Within several months of the first patch of red lace appearing on my foot, several other patches appeared around the same foot, onto the ankle, and even eventually in a string like pattern around my calf. The spots were extremely painful to the touch and nothing seemed to soothe them. Still my doctors insisted it was “just levido.” When the middle of the spots started to turn purple and little weeping ulcers appeared with black spots of necrosis in the middle, like craters, every doctor I asked was baffled. No one had a clue what was going on with my simple case of levido reticularis. I did everything I could to heal the ulcerations but nothing standard worked. Wearing compression stockings did seem to help a little but when they healed it seemed to take forever and I was left with white star like scars that almost looked like a flake of thin wax on my skin.

By the time the necrotic ulcers and white scars started to appear, doctors became wary of using the words levido reticularis because it simply wasn’t accurate to what I was experiencing. Of course I had already begun to quit wearing regular shoes at all because of the pain they caused by putting pressure on the ulcers all over my foot, and the use of mobility aids such as a cane, crutches, or a wheelchair became normal. When I was finally sent to a new dermatologist right after relocating to a new state, I found that one of the partners was autistic and had one of those incredible memories like Shaun in ABC’s The Good Doctor; I cried the first time I watched an episode because I swore that the character could have been based on my doctor and it broke my heart to know that so many brilliant minds would be swept aside because of the word autistic in a chart or file. This partner wasn’t actually the doctor I had been assigned but she was stumped and asked if she could take a picture and sent it to someone; it was my very own real life Shaun. He recognized it immediately and could recite verbatim the definitions he had seen and read about this condition, he knew exactly what tests to perform to verify the diagnosis, and he had a treatment plan beginning before his diagnosis was even confirmed because he wanted to see me get better.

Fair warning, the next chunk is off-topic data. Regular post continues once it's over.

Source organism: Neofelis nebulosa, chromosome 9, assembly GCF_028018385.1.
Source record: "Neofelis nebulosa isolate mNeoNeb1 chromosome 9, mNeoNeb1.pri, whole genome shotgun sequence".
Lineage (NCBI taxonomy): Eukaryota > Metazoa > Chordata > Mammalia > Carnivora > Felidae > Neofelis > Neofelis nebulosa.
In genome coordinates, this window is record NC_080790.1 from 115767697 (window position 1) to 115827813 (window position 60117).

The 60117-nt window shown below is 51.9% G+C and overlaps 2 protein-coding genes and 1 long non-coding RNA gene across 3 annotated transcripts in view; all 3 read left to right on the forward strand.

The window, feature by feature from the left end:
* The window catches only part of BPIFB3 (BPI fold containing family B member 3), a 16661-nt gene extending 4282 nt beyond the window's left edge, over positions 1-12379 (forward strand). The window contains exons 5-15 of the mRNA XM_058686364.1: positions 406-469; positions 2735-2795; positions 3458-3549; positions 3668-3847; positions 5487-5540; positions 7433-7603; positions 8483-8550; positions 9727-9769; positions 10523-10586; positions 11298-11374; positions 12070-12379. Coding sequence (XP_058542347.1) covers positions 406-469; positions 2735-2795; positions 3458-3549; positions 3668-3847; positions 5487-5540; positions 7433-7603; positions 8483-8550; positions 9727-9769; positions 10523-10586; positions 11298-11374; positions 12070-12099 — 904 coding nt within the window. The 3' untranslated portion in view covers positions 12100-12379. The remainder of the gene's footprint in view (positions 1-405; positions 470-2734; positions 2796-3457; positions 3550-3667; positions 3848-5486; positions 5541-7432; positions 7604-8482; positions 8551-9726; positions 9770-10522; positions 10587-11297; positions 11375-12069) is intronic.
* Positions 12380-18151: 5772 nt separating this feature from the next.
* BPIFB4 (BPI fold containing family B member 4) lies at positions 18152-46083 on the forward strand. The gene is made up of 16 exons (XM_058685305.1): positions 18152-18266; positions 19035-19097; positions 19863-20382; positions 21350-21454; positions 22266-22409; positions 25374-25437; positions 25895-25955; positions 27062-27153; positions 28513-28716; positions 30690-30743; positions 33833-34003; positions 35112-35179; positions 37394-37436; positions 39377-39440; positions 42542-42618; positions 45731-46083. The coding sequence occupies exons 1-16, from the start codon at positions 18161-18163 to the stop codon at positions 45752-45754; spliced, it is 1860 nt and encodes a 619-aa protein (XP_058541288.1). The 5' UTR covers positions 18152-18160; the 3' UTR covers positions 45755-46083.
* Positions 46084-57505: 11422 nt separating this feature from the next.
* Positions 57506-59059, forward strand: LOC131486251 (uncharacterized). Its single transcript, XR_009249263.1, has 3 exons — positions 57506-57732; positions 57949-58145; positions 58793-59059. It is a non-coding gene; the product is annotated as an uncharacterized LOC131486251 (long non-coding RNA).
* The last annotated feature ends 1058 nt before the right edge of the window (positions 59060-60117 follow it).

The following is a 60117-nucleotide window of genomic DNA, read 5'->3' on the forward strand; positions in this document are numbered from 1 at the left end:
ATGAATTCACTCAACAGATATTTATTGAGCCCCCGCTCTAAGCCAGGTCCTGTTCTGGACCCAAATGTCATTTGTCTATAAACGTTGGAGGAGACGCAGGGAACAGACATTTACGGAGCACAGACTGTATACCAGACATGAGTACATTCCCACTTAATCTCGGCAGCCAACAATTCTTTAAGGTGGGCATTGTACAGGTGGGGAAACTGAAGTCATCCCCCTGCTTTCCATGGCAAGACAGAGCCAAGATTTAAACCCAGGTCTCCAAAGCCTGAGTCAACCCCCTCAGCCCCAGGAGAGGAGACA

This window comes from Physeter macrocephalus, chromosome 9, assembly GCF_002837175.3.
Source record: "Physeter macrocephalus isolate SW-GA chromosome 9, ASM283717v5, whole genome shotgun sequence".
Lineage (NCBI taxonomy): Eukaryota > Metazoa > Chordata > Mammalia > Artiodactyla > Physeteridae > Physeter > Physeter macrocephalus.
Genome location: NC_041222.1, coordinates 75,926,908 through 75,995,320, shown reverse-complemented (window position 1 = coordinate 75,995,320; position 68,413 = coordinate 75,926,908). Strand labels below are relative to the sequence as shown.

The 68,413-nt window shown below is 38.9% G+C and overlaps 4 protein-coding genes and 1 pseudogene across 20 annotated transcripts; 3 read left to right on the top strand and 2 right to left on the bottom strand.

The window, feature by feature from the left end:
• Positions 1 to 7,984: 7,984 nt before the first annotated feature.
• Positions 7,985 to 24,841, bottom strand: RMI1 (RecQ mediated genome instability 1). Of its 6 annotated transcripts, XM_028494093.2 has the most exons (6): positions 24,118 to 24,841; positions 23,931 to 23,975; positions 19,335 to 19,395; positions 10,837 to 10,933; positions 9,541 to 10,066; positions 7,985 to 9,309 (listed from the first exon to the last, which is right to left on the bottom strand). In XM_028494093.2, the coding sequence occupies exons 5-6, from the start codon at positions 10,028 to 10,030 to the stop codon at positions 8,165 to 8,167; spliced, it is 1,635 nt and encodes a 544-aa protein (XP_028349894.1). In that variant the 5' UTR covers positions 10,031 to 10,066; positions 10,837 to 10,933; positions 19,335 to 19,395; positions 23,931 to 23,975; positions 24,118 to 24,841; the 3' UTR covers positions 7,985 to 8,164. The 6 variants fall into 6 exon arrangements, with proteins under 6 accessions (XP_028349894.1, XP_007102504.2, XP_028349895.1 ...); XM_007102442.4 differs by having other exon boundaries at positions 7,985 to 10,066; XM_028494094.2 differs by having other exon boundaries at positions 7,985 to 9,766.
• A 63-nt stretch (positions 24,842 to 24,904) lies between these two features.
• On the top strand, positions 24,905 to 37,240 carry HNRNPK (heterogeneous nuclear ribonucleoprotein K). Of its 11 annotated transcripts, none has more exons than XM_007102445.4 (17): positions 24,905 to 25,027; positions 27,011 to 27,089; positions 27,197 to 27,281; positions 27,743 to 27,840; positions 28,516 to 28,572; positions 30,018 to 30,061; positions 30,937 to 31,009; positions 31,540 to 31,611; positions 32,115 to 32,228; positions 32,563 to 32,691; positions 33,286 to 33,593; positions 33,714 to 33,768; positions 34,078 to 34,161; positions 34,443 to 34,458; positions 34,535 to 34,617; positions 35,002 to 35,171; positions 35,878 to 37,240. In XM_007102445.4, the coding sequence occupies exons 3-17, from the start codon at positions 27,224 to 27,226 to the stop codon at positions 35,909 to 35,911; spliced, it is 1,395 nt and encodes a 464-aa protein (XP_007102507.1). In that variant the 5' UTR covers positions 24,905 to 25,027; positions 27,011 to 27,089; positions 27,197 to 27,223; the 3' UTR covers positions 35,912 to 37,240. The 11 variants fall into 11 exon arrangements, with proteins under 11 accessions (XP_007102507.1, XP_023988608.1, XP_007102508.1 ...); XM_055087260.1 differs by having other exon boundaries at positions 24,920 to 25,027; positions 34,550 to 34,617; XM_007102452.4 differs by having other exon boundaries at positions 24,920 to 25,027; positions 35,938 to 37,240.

Yep, I was saved by my very own Shaun Murphy.

I had only had the LV symptoms for 18 months but the pain was so severe and the damage so vast in that short period of time that my entire lifestyle had to change with it. I couldn’t be active and be at the gym regularly when I could barely walk in my own home. I was hardly able to make it through the day at work so I began having to rely on a housekeeper to keep my house clean because a housekeeper costs less than a personal shopper and chef (so someone had to do those things). At first with the treatment plan I was on I was able to sustain all the activities of daily living we all hold dear again. It was miraculous but it didn’t last. By the end, I couldn’t sleep through the pain and even the breeze from a ceiling fan on the next floor up or the heat radiating from my dog or cat walking past would leave me screaming in agony. The damage from the LV along with damage from widespread catastrophic clotting that had taken place due to another condition (antiphospholipid antibody syndrome) was so extreme that I ended up having my left leg amputated at midcalf; it was high enough to cut away all the LV and tissue that had been damaged but low enough to allow me to have a long residual limb, commonly called a stump. It was only 20 months between my diagnosis of LV and the amputation of my lower leg. I thought then I was done with the LV but sadly I was wrong.